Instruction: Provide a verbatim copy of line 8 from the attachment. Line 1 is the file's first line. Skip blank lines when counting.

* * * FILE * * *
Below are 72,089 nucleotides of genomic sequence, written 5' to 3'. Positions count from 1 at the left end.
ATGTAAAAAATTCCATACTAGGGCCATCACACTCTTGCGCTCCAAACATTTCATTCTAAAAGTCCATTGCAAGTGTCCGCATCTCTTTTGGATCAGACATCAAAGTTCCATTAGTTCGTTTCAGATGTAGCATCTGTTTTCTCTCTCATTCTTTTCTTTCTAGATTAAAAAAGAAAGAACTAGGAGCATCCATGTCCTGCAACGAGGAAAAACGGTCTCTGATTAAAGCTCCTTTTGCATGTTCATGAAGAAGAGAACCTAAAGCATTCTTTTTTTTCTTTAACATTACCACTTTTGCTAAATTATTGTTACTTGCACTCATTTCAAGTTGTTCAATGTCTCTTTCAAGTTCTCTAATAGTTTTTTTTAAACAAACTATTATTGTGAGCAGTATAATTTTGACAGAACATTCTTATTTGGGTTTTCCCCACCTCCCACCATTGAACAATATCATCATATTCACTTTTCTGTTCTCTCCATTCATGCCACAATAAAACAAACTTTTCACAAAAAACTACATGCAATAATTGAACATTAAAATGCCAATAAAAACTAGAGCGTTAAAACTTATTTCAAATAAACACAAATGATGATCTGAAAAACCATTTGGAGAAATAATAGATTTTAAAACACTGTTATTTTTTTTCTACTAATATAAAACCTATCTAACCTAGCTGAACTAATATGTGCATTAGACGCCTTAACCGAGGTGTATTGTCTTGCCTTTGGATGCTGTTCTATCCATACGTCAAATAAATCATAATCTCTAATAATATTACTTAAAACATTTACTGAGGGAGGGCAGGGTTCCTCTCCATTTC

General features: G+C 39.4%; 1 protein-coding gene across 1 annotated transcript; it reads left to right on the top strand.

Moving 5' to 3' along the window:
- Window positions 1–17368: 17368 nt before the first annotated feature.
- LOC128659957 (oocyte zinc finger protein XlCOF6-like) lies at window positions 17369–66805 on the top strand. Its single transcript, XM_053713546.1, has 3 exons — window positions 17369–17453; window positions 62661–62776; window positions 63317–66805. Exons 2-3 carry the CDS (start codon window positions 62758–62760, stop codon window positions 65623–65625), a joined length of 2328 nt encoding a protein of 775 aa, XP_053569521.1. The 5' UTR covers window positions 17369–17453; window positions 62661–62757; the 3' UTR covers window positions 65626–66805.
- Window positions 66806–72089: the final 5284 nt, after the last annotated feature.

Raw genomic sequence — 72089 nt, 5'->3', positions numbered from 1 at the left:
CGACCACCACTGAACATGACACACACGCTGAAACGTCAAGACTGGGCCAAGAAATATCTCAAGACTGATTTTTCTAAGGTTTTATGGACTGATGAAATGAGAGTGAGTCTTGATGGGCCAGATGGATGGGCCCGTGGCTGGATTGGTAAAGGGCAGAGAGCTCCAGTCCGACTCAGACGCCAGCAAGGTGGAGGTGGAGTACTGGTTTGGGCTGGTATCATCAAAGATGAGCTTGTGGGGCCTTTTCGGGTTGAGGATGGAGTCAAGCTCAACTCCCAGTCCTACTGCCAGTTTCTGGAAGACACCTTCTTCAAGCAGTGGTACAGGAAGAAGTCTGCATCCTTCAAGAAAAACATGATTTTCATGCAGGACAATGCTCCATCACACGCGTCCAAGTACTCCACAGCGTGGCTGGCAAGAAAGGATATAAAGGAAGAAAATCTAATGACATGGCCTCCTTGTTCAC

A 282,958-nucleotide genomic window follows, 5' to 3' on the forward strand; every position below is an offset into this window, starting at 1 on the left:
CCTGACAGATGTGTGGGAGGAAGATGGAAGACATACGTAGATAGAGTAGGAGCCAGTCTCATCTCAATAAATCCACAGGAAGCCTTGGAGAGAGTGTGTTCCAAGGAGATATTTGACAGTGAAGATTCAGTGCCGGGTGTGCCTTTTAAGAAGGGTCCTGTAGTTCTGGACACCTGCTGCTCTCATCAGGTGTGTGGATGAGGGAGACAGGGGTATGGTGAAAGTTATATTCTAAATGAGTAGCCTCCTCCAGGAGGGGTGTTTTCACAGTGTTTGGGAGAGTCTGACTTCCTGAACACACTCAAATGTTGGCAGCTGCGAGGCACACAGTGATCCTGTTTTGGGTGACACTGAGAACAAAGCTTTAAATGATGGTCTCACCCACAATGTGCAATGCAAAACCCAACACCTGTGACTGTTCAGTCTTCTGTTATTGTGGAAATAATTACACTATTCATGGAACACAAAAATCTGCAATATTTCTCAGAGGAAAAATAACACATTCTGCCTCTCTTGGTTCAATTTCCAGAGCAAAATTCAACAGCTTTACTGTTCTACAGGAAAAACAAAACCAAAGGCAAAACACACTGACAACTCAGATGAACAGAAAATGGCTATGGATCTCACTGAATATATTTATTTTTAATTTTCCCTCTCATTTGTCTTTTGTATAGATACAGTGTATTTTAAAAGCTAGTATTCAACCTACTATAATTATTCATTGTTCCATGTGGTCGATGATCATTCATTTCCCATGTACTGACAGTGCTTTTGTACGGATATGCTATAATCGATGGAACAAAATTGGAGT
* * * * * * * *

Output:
Raw genomic sequence — 72089 nt, 5'->3', positions numbered from 1 at the left: